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Charlotte police release videos of fatal shooting of Keith Scott

Kerr Putney, chief of the Charlotte-Mecklenburg police, right, and Charlotte Mayor Jennifer Roberts resisted releasing the videos for four days following Tuesday's shooting.

Kerr Putney, chief of the Charlotte-Mecklenburg police, right, and Charlotte Mayor Jennifer Roberts resisted releasing the videos for four days following Tuesday’s shooting.

(Sean Rayford/Getty Images)

NEW YORK DAILY NEWS

Updated: Saturday, September 24, 2016, 5:05 PM

Charlotte police officials have announced plans to release video of the fatal shooting of Keith Lamont Scott after four days of mounting pressure to do so.

Charlotte-Mecklenburg police chief Kerr Putney said he had come to the decision to release the footage after a conversation with the State Bureau of Investigation, the agency handling the probe into the shooting.

“Now that it won’t impact the investigation, we’re going to do just that,” Putney said at a news conference on Saturday afternoon, adding that the SBI had already interviewed all of the witnesses to the deadly encounter.

North Carolina Gov. Pat McCrory announced that he supported Putney’s decision to release the tapes, citing similar reasons.

Keith Lamont Scott was fatally shot by Charlotte, N.C. police on Tuesday.

Keith Lamont Scott was fatally shot by Charlotte, N.C. police on Tuesday.

(Facebook)

“I have been assured by the State Bureau of Investigation that the release will have no material impact on the independent investigation since most of the known witnesses have been interviewed,” he said in a release.

The videos, filmed by the dash cam and the body cam belonging to two of the officers at the scene of the shooting, show the moments that led to the 43-year-old black man’s death at the hands of Charlotte-Mecklenburg officer Brentley Vinson. But Putney has said they do not provide “absolute certainty” of whether the shooting was justified. Police officials said they would only release footage that is “relevant” to the shooting. 

The footage will be made public following four nights of protests in Charlotte as demonstrators took to the streets and demanded the recordings be released. On Saturday, demonstrators took their protest to the police department chanting “No tapes, no peace.”

Scott’s family viewed the police videos on Thursday but said the tapes left them with more “questions than answers,” regarding whether the shooting was justified.

Charlotte-Mecklenburg officers encountered Scott on Tuesday afternoon in the parking lot of the Village at College Downs apartment complex—they had been on their way to serve a warrant to someone else who lived nearby.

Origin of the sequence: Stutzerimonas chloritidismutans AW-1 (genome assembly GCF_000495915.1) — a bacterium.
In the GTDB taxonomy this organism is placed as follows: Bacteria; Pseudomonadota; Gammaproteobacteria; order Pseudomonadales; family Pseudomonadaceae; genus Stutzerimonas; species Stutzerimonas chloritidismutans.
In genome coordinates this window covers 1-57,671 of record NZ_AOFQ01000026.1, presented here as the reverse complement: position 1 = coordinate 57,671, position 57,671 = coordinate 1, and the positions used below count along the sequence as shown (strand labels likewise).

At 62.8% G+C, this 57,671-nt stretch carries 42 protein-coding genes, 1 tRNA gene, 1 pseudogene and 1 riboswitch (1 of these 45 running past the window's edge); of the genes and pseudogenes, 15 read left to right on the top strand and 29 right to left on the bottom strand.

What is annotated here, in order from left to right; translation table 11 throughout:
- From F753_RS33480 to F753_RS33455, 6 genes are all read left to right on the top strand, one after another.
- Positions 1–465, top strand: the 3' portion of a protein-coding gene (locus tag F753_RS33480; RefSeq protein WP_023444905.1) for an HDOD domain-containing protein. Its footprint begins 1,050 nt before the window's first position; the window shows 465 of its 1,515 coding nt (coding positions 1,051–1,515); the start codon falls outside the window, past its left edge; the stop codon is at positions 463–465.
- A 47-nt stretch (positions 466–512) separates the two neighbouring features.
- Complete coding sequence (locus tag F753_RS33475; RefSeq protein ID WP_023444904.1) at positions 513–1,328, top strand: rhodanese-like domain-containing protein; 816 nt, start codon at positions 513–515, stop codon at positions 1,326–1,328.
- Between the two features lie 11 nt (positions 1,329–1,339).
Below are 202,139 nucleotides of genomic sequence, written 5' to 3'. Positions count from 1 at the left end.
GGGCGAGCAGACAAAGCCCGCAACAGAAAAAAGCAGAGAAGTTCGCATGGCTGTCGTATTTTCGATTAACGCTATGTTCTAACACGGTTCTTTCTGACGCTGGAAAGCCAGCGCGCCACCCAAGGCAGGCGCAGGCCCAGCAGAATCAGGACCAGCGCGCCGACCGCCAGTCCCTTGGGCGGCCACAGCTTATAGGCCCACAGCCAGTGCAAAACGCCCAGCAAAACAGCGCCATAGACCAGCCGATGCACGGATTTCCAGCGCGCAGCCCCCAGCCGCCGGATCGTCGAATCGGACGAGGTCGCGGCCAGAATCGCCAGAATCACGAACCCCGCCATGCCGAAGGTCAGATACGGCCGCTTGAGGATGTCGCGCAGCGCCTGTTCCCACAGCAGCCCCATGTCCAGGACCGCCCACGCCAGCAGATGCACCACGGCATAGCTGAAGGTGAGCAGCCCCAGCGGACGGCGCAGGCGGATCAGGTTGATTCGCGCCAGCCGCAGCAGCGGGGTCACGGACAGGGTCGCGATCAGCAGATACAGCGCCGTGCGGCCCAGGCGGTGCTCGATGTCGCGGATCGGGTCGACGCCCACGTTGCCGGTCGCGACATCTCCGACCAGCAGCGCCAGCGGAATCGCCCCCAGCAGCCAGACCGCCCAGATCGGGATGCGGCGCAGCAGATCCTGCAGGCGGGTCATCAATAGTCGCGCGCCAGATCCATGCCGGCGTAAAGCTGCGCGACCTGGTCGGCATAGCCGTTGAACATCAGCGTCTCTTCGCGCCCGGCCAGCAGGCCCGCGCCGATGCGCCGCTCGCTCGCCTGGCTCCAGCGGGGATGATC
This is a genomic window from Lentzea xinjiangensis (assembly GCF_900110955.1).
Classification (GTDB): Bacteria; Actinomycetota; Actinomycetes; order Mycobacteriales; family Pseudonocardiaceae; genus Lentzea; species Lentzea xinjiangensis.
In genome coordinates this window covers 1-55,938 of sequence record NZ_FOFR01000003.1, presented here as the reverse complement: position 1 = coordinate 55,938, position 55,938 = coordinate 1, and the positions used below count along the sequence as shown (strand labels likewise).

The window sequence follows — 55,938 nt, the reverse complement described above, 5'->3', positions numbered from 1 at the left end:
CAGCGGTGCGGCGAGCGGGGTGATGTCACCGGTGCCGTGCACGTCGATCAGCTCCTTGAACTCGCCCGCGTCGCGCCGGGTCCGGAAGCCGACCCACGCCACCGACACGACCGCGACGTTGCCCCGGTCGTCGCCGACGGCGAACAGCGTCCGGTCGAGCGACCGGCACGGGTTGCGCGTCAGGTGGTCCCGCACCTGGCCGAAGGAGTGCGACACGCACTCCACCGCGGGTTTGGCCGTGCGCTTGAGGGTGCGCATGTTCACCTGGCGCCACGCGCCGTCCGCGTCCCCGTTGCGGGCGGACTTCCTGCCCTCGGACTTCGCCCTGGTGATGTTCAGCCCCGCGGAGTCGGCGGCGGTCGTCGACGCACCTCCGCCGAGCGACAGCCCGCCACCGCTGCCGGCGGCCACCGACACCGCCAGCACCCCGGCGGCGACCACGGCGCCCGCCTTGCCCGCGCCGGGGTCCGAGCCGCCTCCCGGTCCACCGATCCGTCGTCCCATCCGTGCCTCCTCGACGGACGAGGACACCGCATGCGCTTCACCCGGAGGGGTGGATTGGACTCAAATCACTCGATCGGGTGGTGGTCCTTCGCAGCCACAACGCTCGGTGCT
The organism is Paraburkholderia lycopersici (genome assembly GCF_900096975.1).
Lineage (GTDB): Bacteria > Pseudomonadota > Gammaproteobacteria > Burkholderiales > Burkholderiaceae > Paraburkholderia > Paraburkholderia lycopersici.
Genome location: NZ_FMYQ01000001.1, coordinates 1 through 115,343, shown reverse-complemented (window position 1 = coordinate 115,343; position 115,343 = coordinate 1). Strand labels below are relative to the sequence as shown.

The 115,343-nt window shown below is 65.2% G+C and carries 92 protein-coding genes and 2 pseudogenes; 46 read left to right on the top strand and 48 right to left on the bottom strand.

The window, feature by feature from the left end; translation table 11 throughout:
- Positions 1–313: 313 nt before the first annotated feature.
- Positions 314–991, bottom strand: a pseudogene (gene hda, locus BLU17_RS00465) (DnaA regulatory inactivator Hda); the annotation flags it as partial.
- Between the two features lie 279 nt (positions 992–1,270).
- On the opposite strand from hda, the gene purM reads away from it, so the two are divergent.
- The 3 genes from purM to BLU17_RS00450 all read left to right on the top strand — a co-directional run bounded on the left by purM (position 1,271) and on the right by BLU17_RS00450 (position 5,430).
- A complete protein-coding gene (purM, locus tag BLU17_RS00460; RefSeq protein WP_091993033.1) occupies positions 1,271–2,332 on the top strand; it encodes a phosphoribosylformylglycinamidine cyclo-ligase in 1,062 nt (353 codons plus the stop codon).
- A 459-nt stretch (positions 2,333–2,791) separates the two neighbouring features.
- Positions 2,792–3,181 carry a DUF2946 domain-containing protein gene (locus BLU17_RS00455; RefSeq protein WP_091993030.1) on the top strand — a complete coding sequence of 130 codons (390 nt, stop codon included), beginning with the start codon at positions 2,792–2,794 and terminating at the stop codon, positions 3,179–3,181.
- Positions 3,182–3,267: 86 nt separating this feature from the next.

Scott’s family and witnesses said that the 43-year-old father was reading a book in his car while waiting for his son to get off the school bus. But police have said that Scott was brandishing a weapon and ignored multiple commands to drop the firearm before he was shot.

Charlotte-Mecklenburg Police Dept. Police Officer Brentley Vinson, who shot Keith Lamont Scott, is on administrative leave pending an investigation.

Charlotte-Mecklenburg Police Dept. Police Officer Brentley Vinson, who shot Keith Lamont Scott, is on administrative leave pending an investigation.

(Liberty University Footnall Media Guide)

Putney revealed on Saturday that officers saw Scott with marijuana in his car and that later they noticed he was armed. 

“They look in the car and they see the marijuana” and then later “perceived a lethal threat by a handgun,” he said. 

Heartwrenching cellphone video shot by his wife did not conclusively prove whether Scott was armed or aiming a weapon at officers. The shooting itself was obscured in her 2-minute 44-second video.

AP PROVIDES ACCESS TO THIS THIRD PARTY PHOTO SOLELY TO ILLUSTRATE NEWS REPORTING OR COMMENTARY ON FACTS DEPICTED IN IMAGE; MUST BE USED WITHIN 14 DAYS FROM TRANSMISSION; NO ARCHIVING; NO LICENSING; MANDATORY CREDIT

Scott’s wife, Rakeyia Scott, released a cellphone video of the fatal shooting in which she pleads with officers to ‘not shoot.’

(Rakeyia Scott/AP)

On Friday, Putney said he would wait until he had “a compelling reason” to release the videos and felt the videos would further inflame the unrest in the North Carolina city.

Charlotte mayor Jennifer Roberts initially sided with Putney but reversed her stance on Friday, saying she believed the videos should be released.

The State Bureau of Investigation has taken over the probe into whether Vinson, who is also black, was justified in killing Scott.

Protesters raises their fists as they march in the streets of Charlotte, N.C. on Friday.

Protesters raises their fists as they march in the streets of Charlotte, N.C. on Friday.

(Chuck Burton/AP)

The Department of Justice did not launch their own investigation into the shooting but sent four peacemaking officers to Charlotte to assist local authorities with the protests.

With News Wire Services

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